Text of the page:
What is Needed to Cross the Finish Line

We got up while it was still dark, awakened 4 little ones out of bed and got them bundled up.  It was the first day the temperature had dipped below 50 degrees this fall and now it was just above freezing.

We fueled up with Dunkin’ (because there is no better excuse to stop there than an early morning road trip) and drove into Atlanta. We hit no traffic and were there in plenty of time to get settled and ready.

And then we heard it… 3, 2, 1… it was time to go.

My oldest daughter and I began to run. It was her first official 5k she had trained for all fall in an incredible program, “Girls on the Run.”  But it wasn’t long until Bella started to say, “No, Mom. I can’t. No. No.”

So we walked a bit.  And then I would encourage her to run with me again.  And she would say, “No, Mom. No.”  She would even hold my hoodie trying to get me to stop.

People were staring at us…

…Here’s the mean Mom pushing her daughter to do something she didn’t want to do.

But you see, I know my daughter. And I know when she isn’t sure of the path or her ability, she gives up.  She rather miss out on experiencing success than risk failing.  And she fears this so strongly that she’s willing to yell at the top of her lungs, “No!” even when we are doing the very thing she says she can’t.

So, I didn’t listen to her pleas to stop. I kept going, kept getting stares and kept encouraging my daughter to run, doing counts of 10 running and 20 walking, over and over again through the miles of Atlanta’s streets.

Even as we sprinted the final leg of the race and saw the Finish Line ahead, she pulled on my hoodie, still begging me to stop.  I gently pulled her hand off my hood and held it in mine as we crossed the finish line.  Together.

And just as I knew she could, she did it! She completed her first 5k!

When we were later in the stadium courtyard and the music played, her entire demeanor changed.  All of the anxiety was gone. She was proud. And full of joy. And her smile…

Like a momma does in these moments, I started to tear up. Seeing my daughter accomplish such a big milestone was one of the most rewarding parenting moments of my life.

That night at dinner we were playing a game with our friends who had come to town for the weekend and were part of Bella’s cheering squad. We were going around the table and sharing some of our favorite things about each other.  I told the kids they could skip us moms, but Bella said she wanted to go.

She said, “I am thankful that my mom pushes me.  That she makes me do things I don’t think I can because she knows that’s not true and I can do those things. Like on the race today. Mom knew I could run more and I’m so glad she pushed me to do it.”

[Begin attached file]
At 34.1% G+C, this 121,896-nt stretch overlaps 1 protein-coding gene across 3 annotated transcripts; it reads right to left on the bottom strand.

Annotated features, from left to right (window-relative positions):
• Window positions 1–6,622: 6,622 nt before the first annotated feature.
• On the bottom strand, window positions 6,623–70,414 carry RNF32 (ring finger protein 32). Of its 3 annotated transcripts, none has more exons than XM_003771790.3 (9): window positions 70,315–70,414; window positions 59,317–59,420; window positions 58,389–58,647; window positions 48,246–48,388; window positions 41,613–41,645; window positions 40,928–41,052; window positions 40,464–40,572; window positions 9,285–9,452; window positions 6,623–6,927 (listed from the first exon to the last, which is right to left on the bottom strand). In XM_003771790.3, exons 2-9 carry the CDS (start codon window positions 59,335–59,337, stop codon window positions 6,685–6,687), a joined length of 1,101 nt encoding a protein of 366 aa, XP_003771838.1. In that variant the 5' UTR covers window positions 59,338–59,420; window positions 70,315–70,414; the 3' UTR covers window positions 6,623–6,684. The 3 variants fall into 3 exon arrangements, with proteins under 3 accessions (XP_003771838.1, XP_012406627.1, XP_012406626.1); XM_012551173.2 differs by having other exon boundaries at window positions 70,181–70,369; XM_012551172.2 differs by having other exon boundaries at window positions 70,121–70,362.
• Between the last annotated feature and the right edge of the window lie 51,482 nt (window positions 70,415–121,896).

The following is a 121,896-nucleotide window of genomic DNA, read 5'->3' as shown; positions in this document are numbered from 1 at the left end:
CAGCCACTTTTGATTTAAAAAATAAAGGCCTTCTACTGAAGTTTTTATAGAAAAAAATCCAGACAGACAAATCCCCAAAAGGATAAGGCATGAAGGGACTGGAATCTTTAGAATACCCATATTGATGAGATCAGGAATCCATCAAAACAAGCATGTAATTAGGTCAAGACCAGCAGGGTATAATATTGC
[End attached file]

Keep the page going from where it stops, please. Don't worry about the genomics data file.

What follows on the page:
I mean… it melted my heart.

And that’s the thing, isn’t it? We need a coach in life, business, family sometimes… one who isn’t just there to tell us what we want to hear, or to “be nice,” but will instead push us past our comfort zones to do things we sometimes believe that we can’t.  Coaches who won’t let us stay in the “safe zone” but will provide that one final push we need to reach the finish line.

You see, I didn’t run the race for Bella.  She did it. She just needed someone encouraging, to believe in her in the moments she didn’t think she could.

And now I look to you… (I bet you were wondering if I’d look your way.)

Do you have a circle who cheers instead of jeers?  For crossing whatever finish line you are seeking right now? For believing in you when you sometimes aren’t sure that you can?  When the path isn’t clear and success isn’t inevitable? In the most important moments when you are truly outside of your comfort zone?

Surround yourself with those whose agenda is greater than their own and watch the magic happen. Both in your life, and theirs.

We have one here, and I’d love to work with you if that makes sense in your race…

Looking for a community of those who encourage, inspire, and keep you accountable? Join us now at Powerful Professionals Business Coaching. Find out more here.

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5 Responses
  1. Great story! As a mom I totally identified with Bella, she reminds me of my daughter and I totally agree, with the right cheering squad we can accomplish anything.

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